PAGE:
Seattle Now & Then: Wallingford Call

(click to enlarge photos)

THEN: Looking east through Wallingford’s central intersection of N. 45th Street and Wallingford Avenue in 1925. (Courtesy, Museum of History and Industry)
NOW: The “repeat” was recorded earlier this fall.

This week we hope to encourage our readers, and especially the Wallingfordians among them, to join our welcoming cadre at the Good Shepherd Center, 4649 Sunnyside Ave. N., on Saturday, January 6, 2:30-4:00 o-clock for a lively introduction to the newly formed Historic Wallingford.  It’s about time.

Portland Poet Claire Sykes visits Wallingford

We embrace Wallingford, the Seattle neighborhood that looks south to the Seattle skyline while sitting comfortably with its feet in the foot-bath of Lake Union.  It is a neighborhood of mostly modest homes and always has been. It’s a stable place to tenderly raise a family while still being close to almost everything.  Did you know that “surveys show” that Wallingford residents are often considered learned by reason of their proximity to “higher education.”  Having lived in Wallingford for more than thirty years, I’m counting on it. I hope to have picked up on some of the smarts regularly pushing west over Interstate-5 from the atmosphere circulating above the University of Washington.  (Note: one does not move into Wallingford from that direction without also battling the air and audio pollutants contributed by the freeway.)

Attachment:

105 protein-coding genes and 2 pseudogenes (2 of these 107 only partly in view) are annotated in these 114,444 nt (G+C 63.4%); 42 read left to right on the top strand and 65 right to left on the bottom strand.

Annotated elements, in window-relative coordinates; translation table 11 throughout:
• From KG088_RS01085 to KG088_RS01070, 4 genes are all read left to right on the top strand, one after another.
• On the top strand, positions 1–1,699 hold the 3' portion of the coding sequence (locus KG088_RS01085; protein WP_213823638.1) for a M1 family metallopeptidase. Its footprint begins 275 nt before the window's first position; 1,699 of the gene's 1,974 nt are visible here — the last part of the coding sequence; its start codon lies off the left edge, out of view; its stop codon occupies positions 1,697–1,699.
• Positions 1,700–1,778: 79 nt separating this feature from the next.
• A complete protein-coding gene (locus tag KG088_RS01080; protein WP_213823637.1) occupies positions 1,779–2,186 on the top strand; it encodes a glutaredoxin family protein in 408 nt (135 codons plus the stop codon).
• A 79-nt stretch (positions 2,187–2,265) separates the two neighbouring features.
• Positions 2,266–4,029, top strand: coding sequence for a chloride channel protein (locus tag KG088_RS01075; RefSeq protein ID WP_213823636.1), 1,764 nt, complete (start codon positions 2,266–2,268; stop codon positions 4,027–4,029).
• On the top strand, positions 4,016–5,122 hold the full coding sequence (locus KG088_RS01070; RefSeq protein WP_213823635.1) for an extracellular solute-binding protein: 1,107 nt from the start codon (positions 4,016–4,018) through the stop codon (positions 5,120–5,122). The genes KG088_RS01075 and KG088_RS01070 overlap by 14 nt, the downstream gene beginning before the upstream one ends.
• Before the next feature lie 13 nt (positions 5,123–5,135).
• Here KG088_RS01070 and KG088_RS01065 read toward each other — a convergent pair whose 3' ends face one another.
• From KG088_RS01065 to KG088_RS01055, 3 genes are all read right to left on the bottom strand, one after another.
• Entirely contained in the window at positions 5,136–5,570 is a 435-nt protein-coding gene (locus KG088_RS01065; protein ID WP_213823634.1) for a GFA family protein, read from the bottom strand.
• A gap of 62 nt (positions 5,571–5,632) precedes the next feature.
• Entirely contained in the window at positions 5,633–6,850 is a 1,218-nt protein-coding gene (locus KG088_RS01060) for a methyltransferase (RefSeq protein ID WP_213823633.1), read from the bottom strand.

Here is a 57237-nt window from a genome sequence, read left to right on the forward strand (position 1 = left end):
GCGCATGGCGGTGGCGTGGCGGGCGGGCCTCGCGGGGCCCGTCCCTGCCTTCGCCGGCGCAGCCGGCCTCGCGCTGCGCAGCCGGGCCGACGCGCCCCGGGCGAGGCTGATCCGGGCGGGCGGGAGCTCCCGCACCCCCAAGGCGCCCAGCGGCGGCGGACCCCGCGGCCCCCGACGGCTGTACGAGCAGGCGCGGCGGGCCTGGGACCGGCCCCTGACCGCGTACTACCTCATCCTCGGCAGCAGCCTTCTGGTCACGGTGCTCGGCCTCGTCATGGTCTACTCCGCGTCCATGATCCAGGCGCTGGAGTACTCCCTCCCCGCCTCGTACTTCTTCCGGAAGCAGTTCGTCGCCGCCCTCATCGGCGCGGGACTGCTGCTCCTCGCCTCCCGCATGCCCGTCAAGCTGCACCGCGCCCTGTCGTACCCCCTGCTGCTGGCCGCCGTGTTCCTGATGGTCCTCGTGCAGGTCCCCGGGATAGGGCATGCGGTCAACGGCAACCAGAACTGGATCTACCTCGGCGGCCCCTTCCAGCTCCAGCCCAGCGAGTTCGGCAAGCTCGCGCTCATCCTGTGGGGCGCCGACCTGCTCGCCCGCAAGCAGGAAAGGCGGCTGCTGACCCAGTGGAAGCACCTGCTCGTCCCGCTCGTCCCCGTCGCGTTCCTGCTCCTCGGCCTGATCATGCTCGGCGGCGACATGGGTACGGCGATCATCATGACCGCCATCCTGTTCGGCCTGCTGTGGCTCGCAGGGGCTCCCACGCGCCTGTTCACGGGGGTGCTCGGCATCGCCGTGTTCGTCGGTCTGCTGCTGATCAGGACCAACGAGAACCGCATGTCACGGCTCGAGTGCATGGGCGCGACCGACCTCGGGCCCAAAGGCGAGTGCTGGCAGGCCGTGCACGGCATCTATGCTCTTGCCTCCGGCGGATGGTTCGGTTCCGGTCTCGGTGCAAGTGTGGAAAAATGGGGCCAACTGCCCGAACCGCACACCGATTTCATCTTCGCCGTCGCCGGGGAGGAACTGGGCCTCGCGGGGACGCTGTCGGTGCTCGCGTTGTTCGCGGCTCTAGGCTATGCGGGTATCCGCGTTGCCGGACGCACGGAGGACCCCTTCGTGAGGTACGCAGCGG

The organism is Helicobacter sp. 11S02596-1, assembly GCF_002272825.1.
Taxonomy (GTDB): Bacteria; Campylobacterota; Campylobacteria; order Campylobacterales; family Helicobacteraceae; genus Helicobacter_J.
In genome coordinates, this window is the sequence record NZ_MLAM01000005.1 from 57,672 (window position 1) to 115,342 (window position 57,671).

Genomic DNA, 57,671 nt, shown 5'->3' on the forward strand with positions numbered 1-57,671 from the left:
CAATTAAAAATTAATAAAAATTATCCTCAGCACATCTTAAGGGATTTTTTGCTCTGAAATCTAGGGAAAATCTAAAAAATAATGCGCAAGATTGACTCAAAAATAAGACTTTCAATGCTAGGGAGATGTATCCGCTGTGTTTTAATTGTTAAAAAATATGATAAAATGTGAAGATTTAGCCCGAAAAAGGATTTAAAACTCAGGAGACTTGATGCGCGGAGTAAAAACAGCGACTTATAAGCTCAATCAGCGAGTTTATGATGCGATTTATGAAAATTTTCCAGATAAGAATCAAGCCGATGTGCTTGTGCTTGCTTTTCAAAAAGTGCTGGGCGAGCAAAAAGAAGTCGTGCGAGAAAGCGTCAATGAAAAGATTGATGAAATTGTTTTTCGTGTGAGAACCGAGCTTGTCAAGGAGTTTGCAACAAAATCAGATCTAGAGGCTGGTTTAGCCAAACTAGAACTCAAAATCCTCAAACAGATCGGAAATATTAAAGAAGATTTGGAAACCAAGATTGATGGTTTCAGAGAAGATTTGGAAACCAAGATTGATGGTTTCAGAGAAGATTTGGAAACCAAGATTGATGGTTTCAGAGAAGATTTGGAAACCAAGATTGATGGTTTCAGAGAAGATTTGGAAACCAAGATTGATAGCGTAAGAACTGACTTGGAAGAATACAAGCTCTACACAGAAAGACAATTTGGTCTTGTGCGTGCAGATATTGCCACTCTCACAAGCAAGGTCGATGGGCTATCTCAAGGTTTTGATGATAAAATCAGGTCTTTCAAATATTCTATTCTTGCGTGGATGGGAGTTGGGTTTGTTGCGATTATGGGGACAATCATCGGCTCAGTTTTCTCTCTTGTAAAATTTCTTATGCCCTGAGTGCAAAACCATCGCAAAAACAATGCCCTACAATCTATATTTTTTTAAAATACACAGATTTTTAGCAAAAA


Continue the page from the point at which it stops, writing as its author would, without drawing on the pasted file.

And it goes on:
QFC, formerly the Food Giant, adding a story and safer parking in 2009.

The neighborhood’s first homebuilders promoted it as Wallingford Hill, and north of N. 45th Street, it surely does rise high above its eastern border, the freeway.  But Wallingford is uncertain about its northern limits.  By now, after waves of planners, promoters and Green Lake advocates have massaged the neighborhood’s shoulders, its north end is generally set at N. 50th Avenue.  This is mildly embarrassing, because the Wallingford Addition was first platted north of N. 50th in the southeast Green Lake neighborhood, although Wallingford Avenue does run the entire inter-lake journey north-south from Green Lake to Lake Union.